Sunday, November 11, 2012

Depths of Knowldege (DOK) is More Than an Acronym!

It has been several weeks since I spent a wonderful Saturday in New York City learning with my colleagues at the  Teachers College Readers and Writers Project 83rd Saturday Reunion.  I attended several energetic and informative sessions that day with colleagues from my school district who decided it was a great idea to spend a Saturday sitting in workshops learning how to enhance and improve their craft.  I just love that!!

One of the best workshops that I had the pleasure of attending was Chris Lehman's session entitled: Depths of Knowledge (DOK) is More than an Acronym: Use this New Lens to Revise Our Teaching so That Students Are Working at the Top of Their Game.  I must say that this was the first time that I had the pleasure of attending one of his workshops and I look forward to attending future sessions.  One thing that I have learned after many years of attending PD sessions is that the presenter is as important as the subject matter and in this case both were exceptional.

Webb's Depths of Knowledge Wheel is familiar to many of us as a way to look at student understanding that is a bit different than Bloom's Taxonomy; however, it basically still amounts to a list of verbs. Not so! While the session focused on Webb, Lehman spent some time explaining the connection between the two, including Webb's work with Bloom on the taxonomy.  But, most of the session focused on how educators could use Depths of Knowledge to reflect upon their students and themselves.

Here are some of my takeaways from the workshop.  I was typing furiously, so I hope I caught everything.

1. Most assessments do not necessarily assess what we think they do.  The majority of assessments are at lower levels (levels 1 and 2).

2. Chris Lehman used a wood shop analogy that helped me to understand the levels of DOK more clearly.

  • Level 1 - Recall is largely teacher dependent. 
    • "This is a hammer.  This is a saw.  Now go back to your stations and name your tools."
    • Here we have very basic factual retrieval
  • Level 2 - Skill/Concept is also largely teacher dependent 
    • "I am going to show you how to hammer two pieces of wood together." I show you and explain steps and repeat.  I send you back to your table and ask you to hammer two pieces of wood together.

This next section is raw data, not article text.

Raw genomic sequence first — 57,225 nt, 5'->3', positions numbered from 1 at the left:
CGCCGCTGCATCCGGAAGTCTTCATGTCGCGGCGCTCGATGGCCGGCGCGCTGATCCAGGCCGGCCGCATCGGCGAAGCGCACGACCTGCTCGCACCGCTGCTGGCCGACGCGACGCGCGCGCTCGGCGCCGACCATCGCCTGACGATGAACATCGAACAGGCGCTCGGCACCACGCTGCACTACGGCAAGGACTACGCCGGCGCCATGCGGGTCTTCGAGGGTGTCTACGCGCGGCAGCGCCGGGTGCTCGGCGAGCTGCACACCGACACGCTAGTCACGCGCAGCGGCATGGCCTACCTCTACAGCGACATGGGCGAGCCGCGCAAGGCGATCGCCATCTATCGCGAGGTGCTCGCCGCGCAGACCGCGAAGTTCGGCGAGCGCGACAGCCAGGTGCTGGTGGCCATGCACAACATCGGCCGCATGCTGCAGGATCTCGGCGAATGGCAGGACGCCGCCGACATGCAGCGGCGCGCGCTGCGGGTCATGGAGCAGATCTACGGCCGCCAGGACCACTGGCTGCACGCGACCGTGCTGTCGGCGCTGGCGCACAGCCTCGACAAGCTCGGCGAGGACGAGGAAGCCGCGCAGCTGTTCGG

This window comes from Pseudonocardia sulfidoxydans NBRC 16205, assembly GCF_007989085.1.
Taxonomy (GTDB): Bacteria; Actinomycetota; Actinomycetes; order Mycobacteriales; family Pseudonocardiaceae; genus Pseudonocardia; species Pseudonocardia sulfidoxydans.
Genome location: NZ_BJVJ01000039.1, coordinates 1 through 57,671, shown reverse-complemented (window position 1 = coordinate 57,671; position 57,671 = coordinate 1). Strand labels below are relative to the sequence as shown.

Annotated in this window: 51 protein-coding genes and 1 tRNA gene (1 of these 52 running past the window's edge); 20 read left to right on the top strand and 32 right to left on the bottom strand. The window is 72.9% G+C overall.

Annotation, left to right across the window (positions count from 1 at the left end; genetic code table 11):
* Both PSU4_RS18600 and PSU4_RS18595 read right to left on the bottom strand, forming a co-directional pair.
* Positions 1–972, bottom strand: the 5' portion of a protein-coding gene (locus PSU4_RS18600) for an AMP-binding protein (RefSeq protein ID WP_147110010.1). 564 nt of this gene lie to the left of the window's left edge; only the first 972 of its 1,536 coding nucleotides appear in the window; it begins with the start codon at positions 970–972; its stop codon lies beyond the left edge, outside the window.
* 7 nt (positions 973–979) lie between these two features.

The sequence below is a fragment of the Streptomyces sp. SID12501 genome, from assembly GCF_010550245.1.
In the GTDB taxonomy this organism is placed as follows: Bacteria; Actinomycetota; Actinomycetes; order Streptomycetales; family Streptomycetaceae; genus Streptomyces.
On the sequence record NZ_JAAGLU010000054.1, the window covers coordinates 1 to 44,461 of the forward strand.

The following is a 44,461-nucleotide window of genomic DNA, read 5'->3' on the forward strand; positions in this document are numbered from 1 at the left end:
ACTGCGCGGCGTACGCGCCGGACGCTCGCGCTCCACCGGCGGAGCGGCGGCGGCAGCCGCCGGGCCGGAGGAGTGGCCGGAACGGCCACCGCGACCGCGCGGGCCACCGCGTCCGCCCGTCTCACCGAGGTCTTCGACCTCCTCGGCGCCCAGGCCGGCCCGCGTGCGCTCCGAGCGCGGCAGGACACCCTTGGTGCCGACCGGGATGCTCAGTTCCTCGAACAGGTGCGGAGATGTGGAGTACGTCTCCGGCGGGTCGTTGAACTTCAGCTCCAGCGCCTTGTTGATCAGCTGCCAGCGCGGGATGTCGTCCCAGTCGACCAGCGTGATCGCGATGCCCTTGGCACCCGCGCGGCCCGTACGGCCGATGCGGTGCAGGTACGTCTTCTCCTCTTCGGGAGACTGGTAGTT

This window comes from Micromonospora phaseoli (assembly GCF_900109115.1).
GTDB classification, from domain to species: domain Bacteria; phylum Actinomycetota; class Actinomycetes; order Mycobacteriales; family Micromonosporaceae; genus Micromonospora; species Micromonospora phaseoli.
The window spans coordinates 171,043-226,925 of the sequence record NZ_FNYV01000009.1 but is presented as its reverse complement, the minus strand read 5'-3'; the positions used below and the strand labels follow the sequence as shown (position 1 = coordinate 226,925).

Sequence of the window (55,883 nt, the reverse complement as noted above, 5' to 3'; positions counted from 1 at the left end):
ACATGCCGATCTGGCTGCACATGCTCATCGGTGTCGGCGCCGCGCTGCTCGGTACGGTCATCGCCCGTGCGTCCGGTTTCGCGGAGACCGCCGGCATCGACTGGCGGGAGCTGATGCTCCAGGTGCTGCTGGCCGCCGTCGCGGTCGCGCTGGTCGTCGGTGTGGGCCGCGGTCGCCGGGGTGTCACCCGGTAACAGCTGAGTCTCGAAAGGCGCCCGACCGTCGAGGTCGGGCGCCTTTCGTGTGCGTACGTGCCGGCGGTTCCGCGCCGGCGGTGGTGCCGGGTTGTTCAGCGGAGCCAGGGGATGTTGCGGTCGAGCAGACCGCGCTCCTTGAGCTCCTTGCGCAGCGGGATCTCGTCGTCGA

• This level assumes a basic knowledge of vocabulary and concepts.
In levels 1 and 2 students do things whether they are right are wrong.  They essentially don't necessarily know why they are doing the task just what it is and how to do it.

  • Level 3 - Strategic Thinking is highly learner dependent.
    • "I am going to show you how to make a bird house.  You are going to make any kind of birdhouse you want based upon my instruction."
    • In this level students must put together concepts they already know and steps they already know, but they must also make choices with that information.
  • Level 4 - Extended Thinking is also highly learner dependent.
    • "There is a flood coming and we need to close the workshop and build a dam for the town."
    • In this level the teacher is expecting the students to make their own plans, think strategically, and create something.
    • This level essentially asks students to "problematize things."  This is a skill that we need to teach children.  It causes questions along the way and then students must come up with the solution(s).  (The dam could leak, what do we do?)
3. DOK allows us to see our students more clearly.  Looking at their thought processes by questioning them about it gives us a glimpse into their thinking.  We should be teaching children to think meta-cognitively.   We need to know what they are thinking, even from the start in September.  "We have to think of September as not the first month of school but the 11th.  It is the 11th month of everything else they have ever learned before."  We need to see what kids are drawing on to do today's work. We do this through questions:
  • Can you teach me how to...?  Show me an example of what you were just talking about.
  • Have you done this before?
  • What have you learned that can help you complete this learning task?